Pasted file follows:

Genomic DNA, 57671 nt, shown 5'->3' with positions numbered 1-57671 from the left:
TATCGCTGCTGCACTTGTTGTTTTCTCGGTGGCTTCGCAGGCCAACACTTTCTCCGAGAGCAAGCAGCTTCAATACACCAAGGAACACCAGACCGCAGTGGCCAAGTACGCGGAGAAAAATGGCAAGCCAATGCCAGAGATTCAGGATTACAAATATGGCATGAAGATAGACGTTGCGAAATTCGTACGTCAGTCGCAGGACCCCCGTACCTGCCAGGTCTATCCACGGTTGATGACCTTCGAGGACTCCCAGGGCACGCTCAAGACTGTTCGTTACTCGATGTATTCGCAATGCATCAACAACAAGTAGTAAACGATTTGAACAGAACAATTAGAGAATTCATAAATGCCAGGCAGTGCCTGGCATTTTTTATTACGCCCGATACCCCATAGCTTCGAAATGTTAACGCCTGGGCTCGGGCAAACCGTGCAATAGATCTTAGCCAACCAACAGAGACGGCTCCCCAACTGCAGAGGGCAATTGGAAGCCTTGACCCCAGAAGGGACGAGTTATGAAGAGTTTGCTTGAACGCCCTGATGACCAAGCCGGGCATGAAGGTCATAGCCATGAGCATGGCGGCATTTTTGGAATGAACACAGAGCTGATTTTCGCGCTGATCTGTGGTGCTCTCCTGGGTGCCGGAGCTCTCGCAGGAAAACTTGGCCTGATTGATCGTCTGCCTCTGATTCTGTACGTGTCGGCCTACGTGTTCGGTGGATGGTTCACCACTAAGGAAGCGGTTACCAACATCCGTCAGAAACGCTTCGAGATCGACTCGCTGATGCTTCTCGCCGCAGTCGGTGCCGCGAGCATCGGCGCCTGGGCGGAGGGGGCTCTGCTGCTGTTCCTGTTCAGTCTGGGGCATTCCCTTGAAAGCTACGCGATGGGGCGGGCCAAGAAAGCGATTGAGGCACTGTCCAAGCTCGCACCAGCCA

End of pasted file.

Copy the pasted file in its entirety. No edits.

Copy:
Genomic DNA, 57671 nt, shown 5'->3' with positions numbered 1-57671 from the left:
TATCGCTGCTGCACTTGTTGTTTTCTCGGTGGCTTCGCAGGCCAACACTTTCTCCGAGAGCAAGCAGCTTCAATACACCAAGGAACACCAGACCGCAGTGGCCAAGTACGCGGAGAAAAATGGCAAGCCAATGCCAGAGATTCAGGATTACAAATATGGCATGAAGATAGACGTTGCGAAATTCGTACGTCAGTCGCAGGACCCCCGTACCTGCCAGGTCTATCCACGGTTGATGACCTTCGAGGACTCCCAGGGCACGCTCAAGACTGTTCGTTACTCGATGTATTCGCAATGCATCAACAACAAGTAGTAAACGATTTGAACAGAACAATTAGAGAATTCATAAATGCCAGGCAGTGCCTGGCATTTTTTATTACGCCCGATACCCCATAGCTTCGAAATGTTAACGCCTGGGCTCGGGCAAACCGTGCAATAGATCTTAGCCAACCAACAGAGACGGCTCCCCAACTGCAGAGGGCAATTGGAAGCCTTGACCCCAGAAGGGACGAGTTATGAAGAGTTTGCTTGAACGCCCTGATGACCAAGCCGGGCATGAAGGTCATAGCCATGAGCATGGCGGCATTTTTGGAATGAACACAGAGCTGATTTTCGCGCTGATCTGTGGTGCTCTCCTGGGTGCCGGAGCTCTCGCAGGAAAACTTGGCCTGATTGATCGTCTGCCTCTGATTCTGTACGTGTCGGCCTACGTGTTCGGTGGATGGTTCACCACTAAGGAAGCGGTTACCAACATCCGTCAGAAACGCTTCGAGATCGACTCGCTGATGCTTCTCGCCGCAGTCGGTGCCGCGAGCATCGGCGCCTGGGCGGAGGGGGCTCTGCTGCTGTTCCTGTTCAGTCTGGGGCATTCCCTTGAAAGCTACGCGATGGGGCGGGCCAAGAAAGCGATTGAGGCACTGTCCAAGCTCGCACCAGCCA